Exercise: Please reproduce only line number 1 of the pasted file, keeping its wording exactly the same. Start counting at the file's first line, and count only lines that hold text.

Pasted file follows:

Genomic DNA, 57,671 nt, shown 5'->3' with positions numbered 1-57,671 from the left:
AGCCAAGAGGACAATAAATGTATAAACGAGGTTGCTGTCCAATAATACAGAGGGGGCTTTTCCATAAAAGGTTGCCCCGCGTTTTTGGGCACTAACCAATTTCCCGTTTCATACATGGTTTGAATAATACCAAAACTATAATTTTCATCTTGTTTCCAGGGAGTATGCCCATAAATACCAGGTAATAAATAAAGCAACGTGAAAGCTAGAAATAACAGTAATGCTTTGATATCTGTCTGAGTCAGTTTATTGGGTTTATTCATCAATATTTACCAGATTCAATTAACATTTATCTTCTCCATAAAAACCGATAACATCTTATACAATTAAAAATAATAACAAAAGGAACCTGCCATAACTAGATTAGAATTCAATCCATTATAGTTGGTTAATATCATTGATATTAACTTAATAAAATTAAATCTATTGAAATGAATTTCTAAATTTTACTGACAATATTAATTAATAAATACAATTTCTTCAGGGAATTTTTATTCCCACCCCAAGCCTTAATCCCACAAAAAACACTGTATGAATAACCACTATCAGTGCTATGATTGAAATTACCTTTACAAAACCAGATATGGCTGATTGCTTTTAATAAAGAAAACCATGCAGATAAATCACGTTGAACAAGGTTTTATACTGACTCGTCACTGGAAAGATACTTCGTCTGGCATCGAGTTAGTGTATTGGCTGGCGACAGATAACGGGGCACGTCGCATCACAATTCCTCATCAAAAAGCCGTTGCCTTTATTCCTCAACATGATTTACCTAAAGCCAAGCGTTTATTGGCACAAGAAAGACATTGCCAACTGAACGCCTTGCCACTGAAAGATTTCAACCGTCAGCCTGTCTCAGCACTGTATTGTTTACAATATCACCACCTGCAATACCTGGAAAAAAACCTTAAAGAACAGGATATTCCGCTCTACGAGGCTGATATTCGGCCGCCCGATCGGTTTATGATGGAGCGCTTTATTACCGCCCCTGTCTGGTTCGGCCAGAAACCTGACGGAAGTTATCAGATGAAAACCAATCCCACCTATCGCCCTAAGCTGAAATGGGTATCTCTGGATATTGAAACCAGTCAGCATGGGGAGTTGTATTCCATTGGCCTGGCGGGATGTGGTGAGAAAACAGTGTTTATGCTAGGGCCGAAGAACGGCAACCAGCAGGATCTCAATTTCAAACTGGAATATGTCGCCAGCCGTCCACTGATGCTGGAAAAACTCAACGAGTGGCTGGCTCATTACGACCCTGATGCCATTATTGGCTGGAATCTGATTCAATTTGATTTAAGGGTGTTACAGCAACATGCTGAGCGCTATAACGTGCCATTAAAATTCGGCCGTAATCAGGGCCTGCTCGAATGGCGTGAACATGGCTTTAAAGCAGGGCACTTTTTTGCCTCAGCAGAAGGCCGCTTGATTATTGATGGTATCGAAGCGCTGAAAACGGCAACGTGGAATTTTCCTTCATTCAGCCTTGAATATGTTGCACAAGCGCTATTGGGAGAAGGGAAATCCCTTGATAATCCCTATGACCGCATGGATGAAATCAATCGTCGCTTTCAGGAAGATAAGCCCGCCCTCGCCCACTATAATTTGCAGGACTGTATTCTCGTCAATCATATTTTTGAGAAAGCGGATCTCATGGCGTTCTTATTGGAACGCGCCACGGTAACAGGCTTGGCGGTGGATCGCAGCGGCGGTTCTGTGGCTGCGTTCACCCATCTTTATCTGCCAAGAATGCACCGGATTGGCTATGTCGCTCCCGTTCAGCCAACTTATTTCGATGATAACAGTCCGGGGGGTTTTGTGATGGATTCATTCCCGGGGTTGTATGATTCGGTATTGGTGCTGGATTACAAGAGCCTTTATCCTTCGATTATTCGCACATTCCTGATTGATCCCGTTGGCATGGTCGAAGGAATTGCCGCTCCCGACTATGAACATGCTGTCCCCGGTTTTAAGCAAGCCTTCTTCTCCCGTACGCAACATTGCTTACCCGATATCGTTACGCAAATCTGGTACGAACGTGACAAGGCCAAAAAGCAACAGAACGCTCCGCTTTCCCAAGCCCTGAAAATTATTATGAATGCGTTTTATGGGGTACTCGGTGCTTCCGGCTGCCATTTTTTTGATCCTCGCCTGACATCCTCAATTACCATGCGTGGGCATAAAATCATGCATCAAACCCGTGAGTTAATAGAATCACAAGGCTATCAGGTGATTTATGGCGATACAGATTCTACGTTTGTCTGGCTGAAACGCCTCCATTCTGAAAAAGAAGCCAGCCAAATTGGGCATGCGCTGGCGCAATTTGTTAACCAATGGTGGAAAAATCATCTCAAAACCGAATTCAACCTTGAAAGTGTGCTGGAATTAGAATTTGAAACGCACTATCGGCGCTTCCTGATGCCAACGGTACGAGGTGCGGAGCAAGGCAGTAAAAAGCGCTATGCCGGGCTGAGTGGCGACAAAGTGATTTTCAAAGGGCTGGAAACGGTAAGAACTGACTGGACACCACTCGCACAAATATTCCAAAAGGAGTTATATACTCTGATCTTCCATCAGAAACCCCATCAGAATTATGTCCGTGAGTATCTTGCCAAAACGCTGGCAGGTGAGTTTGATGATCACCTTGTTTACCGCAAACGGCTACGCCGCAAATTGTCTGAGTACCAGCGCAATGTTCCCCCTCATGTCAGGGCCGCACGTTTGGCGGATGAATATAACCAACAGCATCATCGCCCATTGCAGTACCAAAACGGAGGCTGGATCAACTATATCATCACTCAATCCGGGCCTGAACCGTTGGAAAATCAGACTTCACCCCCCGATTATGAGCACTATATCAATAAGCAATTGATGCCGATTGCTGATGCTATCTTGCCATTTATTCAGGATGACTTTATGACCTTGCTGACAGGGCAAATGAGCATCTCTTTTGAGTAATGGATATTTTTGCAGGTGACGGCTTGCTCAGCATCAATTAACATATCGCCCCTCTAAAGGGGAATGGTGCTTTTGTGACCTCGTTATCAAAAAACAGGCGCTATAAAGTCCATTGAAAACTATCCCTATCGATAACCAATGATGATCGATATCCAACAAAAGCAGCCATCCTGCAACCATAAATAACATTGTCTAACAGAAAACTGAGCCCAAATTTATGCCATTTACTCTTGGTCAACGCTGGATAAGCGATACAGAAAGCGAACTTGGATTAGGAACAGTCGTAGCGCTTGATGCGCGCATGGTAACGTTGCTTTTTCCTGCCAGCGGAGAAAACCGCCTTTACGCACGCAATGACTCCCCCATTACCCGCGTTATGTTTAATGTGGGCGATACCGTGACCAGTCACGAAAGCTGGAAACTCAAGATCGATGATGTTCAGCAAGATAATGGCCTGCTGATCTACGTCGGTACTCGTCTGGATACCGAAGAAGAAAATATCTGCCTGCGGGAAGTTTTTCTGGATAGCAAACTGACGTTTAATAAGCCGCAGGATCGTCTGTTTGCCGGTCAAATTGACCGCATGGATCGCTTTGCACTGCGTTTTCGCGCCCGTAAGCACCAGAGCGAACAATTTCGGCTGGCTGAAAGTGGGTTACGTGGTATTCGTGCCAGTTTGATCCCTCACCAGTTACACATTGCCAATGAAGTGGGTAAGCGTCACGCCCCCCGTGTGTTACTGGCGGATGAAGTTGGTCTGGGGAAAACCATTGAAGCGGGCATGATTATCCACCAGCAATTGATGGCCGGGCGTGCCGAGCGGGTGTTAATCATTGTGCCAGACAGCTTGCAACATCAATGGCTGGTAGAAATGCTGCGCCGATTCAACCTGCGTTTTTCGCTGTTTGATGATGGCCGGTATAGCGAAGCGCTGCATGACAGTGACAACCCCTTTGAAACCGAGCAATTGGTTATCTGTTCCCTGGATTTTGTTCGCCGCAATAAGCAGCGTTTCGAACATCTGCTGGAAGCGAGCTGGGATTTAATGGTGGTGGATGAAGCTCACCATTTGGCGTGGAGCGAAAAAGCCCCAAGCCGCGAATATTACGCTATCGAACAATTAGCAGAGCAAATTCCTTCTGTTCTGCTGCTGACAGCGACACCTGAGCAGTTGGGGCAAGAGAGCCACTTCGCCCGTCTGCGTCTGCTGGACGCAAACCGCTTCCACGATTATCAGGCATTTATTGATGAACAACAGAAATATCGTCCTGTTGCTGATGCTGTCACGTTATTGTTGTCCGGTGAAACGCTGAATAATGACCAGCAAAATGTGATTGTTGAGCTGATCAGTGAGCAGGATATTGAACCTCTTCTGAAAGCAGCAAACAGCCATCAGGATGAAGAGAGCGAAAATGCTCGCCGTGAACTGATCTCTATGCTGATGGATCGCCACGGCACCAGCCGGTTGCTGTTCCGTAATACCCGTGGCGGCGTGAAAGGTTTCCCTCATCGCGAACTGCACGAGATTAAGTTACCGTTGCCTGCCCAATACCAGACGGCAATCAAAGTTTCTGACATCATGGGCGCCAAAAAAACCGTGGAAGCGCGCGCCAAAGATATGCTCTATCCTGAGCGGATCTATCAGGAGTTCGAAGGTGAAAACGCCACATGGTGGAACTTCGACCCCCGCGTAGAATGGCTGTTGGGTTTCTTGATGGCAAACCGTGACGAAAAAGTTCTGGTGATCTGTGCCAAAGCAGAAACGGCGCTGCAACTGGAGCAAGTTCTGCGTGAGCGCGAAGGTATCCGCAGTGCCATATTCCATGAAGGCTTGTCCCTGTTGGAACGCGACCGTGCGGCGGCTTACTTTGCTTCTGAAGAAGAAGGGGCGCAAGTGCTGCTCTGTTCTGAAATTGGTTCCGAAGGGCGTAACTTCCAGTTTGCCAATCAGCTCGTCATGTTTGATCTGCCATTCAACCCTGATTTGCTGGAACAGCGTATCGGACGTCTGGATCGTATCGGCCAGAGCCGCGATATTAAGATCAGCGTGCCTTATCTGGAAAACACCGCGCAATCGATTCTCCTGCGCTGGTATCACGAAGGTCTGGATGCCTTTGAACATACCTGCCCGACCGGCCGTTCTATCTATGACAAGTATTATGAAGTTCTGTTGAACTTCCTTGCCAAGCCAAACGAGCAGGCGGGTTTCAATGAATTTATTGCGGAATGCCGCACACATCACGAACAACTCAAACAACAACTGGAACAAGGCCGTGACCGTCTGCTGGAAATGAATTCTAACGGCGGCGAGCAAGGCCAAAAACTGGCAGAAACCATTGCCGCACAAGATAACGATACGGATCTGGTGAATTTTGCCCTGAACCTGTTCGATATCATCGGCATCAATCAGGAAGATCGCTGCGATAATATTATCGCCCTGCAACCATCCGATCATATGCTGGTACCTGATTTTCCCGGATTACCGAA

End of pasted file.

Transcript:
Genomic DNA, 57,671 nt, shown 5'->3' with positions numbered 1-57,671 from the left: